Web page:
My husband Bill and I have been waiting for the good weather of spring to finally come. We had a teaser for a week in April but then the temperature really dropped. However, on this Memorial Day weekend the weather was perfect. It was finally time to go to our local Garden store Dehns right here in town. I’ve always tried to go with Bill at least for the initial planning and buying session. And for the last two years I have been right there picking up and taking out the flowers and veggies that we decided to use. .

Before I got my electric wheelchair going there was a bit tricky. The paths like all nurseries have gravel and areas that can be muddy. When I would use my manual wheelchair I could get stuck and have to be pushed a fair amount of the time. And then…. oh I don’t want to go into my walker or cane problems. Also, of course there were times it was MS (my constant companion) that interfered with my going or good participation.

This year we both went. We loaded up my wheelchair into the van by way of a great wheelchair lift and took off for the first pick of flowers of the season. It was such a beautiful day everyone else had the same idea too. Therefore it was a bit crowded but we knew we would be back another day for more flowers and veggies. It takes time to get everything planted anyway!

We always start with the window boxes that wrap around our front porch. When we first moved here 30+ years ago we planted Petunias and other sun loving plants. But now the trees have grown and our front porch lives in shade. It does limit our selection of flowers. But of course with MS the shade is great for me. We always start with replanting the German Ivy that cascades over the boxes both on the street and the porch side. It grows so abundantly that we always have some left over which we bring inside with our other indoor plants. Then we add in the shade plants we select. This year it was salvia and nicotinia. We also selected two beautiful hanging begonia plants.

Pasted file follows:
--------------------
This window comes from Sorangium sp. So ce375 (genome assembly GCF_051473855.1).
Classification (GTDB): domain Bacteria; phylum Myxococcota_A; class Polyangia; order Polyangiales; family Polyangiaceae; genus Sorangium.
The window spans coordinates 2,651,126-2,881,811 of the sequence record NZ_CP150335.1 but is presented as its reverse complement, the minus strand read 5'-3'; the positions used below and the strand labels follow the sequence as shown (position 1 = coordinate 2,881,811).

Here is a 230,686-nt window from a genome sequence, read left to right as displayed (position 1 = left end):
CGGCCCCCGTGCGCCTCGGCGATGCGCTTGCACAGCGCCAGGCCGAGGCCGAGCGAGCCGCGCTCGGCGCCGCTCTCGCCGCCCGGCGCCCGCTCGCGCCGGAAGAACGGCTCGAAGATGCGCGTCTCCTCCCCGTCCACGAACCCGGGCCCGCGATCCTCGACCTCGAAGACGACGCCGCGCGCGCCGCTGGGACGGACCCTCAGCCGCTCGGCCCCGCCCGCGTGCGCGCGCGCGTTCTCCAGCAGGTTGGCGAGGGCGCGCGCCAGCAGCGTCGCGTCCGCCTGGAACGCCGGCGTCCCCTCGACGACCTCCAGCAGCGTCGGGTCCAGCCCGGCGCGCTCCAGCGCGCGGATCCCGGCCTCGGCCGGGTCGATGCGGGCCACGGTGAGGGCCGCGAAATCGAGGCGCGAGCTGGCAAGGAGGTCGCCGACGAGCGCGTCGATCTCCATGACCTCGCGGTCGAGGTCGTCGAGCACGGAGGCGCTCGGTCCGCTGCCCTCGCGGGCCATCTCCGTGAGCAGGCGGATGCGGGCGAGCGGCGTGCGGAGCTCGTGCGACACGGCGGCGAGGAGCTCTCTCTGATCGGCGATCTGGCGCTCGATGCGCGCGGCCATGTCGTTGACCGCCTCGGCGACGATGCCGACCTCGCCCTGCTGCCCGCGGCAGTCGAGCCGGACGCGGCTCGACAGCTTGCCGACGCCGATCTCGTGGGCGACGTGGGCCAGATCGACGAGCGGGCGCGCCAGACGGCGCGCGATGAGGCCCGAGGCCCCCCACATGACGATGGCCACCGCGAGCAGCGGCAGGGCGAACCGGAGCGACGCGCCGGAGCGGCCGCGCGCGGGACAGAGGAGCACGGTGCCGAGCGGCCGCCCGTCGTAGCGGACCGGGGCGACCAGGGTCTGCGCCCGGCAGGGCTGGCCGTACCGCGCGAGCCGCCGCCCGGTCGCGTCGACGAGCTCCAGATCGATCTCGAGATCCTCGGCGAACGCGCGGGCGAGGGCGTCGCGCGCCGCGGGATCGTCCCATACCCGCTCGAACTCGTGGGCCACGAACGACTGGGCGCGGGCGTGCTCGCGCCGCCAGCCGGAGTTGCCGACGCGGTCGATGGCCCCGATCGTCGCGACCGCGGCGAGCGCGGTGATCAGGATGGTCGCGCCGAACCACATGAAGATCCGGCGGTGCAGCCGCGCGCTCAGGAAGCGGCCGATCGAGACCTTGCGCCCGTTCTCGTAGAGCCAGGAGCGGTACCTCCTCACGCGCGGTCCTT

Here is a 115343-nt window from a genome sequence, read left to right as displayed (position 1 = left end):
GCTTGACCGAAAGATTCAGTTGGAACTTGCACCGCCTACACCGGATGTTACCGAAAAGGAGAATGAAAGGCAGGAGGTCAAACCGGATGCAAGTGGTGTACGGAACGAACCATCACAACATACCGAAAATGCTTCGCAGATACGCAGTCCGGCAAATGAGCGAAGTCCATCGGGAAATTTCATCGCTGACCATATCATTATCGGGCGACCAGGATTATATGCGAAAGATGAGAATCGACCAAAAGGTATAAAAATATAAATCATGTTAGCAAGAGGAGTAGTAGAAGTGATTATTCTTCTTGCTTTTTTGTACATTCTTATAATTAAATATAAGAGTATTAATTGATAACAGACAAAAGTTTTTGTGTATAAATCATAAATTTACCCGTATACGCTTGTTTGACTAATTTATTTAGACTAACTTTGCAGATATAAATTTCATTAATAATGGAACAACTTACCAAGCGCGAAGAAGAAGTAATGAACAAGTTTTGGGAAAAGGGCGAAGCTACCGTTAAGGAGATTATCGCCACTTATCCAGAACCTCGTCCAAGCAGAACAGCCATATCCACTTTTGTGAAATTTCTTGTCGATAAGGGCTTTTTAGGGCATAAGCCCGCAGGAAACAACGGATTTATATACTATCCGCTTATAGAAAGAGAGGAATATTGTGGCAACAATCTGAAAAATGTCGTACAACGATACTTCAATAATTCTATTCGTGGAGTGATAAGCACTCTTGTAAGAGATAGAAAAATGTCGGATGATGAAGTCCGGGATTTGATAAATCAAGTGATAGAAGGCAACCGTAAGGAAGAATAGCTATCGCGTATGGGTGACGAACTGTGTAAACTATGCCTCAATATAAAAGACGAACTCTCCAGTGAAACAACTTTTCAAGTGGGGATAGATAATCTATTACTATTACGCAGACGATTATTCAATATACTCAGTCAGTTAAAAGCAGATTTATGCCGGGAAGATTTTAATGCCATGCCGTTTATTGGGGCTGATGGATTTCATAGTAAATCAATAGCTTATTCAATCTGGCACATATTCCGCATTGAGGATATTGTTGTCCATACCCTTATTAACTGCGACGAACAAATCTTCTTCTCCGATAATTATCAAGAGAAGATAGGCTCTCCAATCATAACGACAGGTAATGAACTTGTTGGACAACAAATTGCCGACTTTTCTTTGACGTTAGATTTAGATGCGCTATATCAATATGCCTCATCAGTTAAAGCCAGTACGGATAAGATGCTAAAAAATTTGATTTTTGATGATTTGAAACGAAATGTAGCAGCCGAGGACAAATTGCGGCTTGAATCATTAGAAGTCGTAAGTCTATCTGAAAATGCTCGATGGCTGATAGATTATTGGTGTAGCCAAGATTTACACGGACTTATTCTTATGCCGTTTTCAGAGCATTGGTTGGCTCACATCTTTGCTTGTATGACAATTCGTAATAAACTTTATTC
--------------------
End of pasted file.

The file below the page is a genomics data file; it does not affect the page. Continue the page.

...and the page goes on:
To be honest Bill does most all of the planting. I do a little or a lot. It depends on my energy level and strength which seems to be regulated by my MS. It doesn’t matter because that’s the way it is. If I push too much and I get exhausted Bill gets were really really annoyed. Actually I try to do Zen Gardening, a little every day being fully immersed with all my senses as well as the physical part of it. That way how much I do on one day doesn’t matter!
So we held off on planting the begonia’s in front of the evergreen bushes below the window boxes on the porch. But the next day when we did the planting it gave me an opportunity to try out two new long handle tools (a rake and a shovel) that Bill picked up from a local store Allerdice for me.

They actually extend so you can use them in two lengths. And they have an easy locking system that holds them in place. I think it really did help my back. When I spend time standing or leaning forward from my wheelchair and working with my arms my back can really ache later. I have found that it has been easy to end up with a sore back for several days. It’s just not worth it! “an ounce of prevention!”

So I use Zen gardening, the right equipment and try just being sensible. Then I can just enjoy and feel good about what I’ve accomplished. And look forward to doing more the next day. ellie